I run a small Delphi consulting company called Parnassus, through which I solve problems and write good code.  I’m expanding and am writing a family of small IDE plugins, each of which improves the IDE by changing current behaviour or adding new features.  The first of these, the one through which I have learned about the problems and techniques documented in this blog series, is small – it was my learning project – but useful: a new implementation of bookmarks, one much better than the bookmarks in the IDE or GExperts.

Preview of an alpha, pre-release version of Parnassus Bookmarks

It will be available soon, and if you are interested in beta-testing please contact me by email or by commenting below.

Discussions about this page on Google+


16 thoughts on “Mysteries of IDE plugins: Painting in the code editor (Part 1)

    • Dave

      Great :) Out of interest, what is “inexpensive” as a reasonable price for a plugin?

      As for useful – I hope all will be useful. Are there any specific things you would like to see implemented, though? I have a text file on my Desktop with just under forty different ideas at the moment, all of which I’d like to do… an impossible task without having it as fulltime income, I think. I do hope to build some of the top / best ones over the next few months.

    • IlyaS

      $5 for every feature ;)

      Bookmarks are looking useful already. Autosaving IDE layout, opening unit into code (not to form designer). This doesn’t sound like painting in the code window, right?

    • Dave

      You&#39;re welcome, glad you found it useful.

      I do try to reference things in my posts – IMO a good informative post will tend to have lots of other material “behind” it, the items/knowledge on which it is based. Linking to those makes the post like a Wikipedia article, higher value than the text alone.

    • Dave

      Jeroen: Commercial. It’s a side project beyond the consulting I’m doing at the moment. My plan is to make several small, low-cost plugins, each doing one thing, rather than one single big plugin with many features. I hope that will let people pick and choose what they want added to the their IDE, and make it more affordable as well.

      If it doesn’t work out – and we’re talking the timescale of a year or more to see how it goes – then sure, I would happily donate the code. (I’m not sure how easy it would be to integrate, because I’m building my own base framework that’s quite different in design to what I’ve seen of the open-source ones.) But let’s see how it goes first :) I do like being fairly open about code and IP, and that’s one reason I’m writing this series on the techniques. Even if the articles don’t show the actual production-level plugin source code, they show the basis and may help others write more plugins too.

  • Remy

    Interesting reading indeed. I am a little puzzled that you would use a patching approach that does not utilize a trampoline to avoid re-writing the same memory multiple times on every function call, especially for something called as often as a paint routine. With a trampoline, you can call the original code without having to unpatch and repatch it each time. Maybe that can be an optimization for your next article.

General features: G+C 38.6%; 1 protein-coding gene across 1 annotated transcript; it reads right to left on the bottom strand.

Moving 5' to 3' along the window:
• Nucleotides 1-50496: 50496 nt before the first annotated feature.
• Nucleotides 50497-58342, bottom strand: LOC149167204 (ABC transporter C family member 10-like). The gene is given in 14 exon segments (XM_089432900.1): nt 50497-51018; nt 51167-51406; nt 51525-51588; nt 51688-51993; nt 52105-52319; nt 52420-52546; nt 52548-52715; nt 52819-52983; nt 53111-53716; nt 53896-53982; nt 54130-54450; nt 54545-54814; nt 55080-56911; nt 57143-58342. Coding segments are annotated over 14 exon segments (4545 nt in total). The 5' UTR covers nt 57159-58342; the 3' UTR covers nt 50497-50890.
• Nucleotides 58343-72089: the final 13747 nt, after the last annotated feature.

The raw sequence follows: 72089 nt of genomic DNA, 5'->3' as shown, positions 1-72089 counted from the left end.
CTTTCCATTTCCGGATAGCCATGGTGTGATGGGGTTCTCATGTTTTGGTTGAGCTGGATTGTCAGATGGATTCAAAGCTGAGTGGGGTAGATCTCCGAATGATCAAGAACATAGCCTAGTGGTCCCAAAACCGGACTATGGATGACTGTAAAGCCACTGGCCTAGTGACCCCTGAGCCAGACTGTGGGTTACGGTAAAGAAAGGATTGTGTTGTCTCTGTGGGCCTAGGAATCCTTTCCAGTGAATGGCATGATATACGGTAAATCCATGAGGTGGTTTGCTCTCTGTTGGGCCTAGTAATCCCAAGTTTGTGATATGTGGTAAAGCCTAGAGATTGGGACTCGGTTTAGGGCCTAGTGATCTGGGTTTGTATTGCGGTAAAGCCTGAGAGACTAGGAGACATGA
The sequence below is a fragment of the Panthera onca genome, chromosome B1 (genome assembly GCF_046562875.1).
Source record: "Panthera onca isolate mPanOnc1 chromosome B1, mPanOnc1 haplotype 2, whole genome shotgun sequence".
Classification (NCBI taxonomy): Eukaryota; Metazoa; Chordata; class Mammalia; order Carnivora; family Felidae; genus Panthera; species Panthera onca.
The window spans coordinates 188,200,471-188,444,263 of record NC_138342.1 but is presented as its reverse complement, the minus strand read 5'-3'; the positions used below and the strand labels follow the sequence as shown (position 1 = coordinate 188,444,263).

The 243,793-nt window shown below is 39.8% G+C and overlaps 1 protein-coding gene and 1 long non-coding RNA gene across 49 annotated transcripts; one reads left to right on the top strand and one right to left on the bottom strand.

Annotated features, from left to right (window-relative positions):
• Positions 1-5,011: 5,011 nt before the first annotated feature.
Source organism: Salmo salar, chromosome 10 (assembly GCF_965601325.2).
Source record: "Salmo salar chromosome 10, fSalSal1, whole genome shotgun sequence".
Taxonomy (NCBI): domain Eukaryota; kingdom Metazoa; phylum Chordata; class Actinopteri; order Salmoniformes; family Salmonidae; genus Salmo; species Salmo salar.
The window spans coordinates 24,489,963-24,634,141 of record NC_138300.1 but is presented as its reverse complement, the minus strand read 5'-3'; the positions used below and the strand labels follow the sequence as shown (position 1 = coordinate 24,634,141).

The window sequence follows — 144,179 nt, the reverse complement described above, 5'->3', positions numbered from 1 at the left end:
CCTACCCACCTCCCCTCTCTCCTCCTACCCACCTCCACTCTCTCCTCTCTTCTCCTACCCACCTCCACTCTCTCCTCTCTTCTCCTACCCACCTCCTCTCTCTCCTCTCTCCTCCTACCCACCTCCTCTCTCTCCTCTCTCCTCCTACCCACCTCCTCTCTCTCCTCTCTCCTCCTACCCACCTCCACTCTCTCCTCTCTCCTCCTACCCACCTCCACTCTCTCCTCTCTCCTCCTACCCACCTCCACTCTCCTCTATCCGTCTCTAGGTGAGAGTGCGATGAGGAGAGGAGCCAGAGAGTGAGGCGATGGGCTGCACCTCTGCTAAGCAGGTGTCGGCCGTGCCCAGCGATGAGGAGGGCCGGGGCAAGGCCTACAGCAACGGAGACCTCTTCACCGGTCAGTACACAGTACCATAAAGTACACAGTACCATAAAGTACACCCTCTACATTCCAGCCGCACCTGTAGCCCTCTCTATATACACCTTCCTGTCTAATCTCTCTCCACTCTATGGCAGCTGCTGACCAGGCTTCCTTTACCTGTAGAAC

• Jacob Thurman

    Hi Dave, great work figuring this out. This is indeed one of the techniques I use for things like Castalia’s advanced syntax highlighting (http://twodesk.com/castalia/smart_syntax_highlighting.html).

    I know how big of an undertaking this is. Can I take the liberty of filling in a few blanks?

    The integer parameters of PaintLine are a bit different depending on which version of the IDE you’re in. In pre-Galileo (Delphi 1-7) IDEs, the parameter you call ‘C’ is the line being painted. In Galileo (Delphi 8-XE6, and presumably beyond), the parameter you call ‘B’ is the line being painted. So you probably want something like this:

    {$IFDEF GALILEO}
    LineToPaint := B;
    {$ELSE}
    LineToPaint := C;
    {$ENDIF}

    You also mentioned some difficulty figuring out where to actually paint the line in question. You can derive this from info in the ToolsAPI (Using IOTAEditView.TopRow and IOTAEditView.BottomRow) and the editor control’s ClientHeight to get the height of a line:

    LineHeight := EditControl.ClientHeight div (EditView.BottomRow – EditView.TopRow);

    Or, since you’re looking at using “internal” methods of TEditControl, there’s one called PointFromEdPos that helpful too, if you translate the line being painted (and the column you want to paint on) into a TOTAEditPos.

    Finally, you mentioned code folding. TEditControl has an IsElideLine method that will probably help you here as well. (Obviously, this doesn’t exist in pre-galileo IDEs, so you’ll want to stub it out if you’re supporting those).

    Thanks for the great writeup, and good luck with your IDE plugins!

    • Dave

      Hi Jacob,

      Thanks for the kind words!

      I have actually figured out some of that already – much of it through looking at CnPack, which gave definitions for two of the parameters (line and logical line numbers.) Ditto for IsLineElided, the use of which you can see in the screenshot at the bottom of the blog post. I didn’t want to confuse the first article by getting into positioning, code folding, or what the parameters actually were, since the article was about getting to the first stage of painting “something” which is quite a big step by itself.

      I’m planning to write this up (getting the right positions to paint in, and handling code folding, etc) in Part 2, to come… sometime :)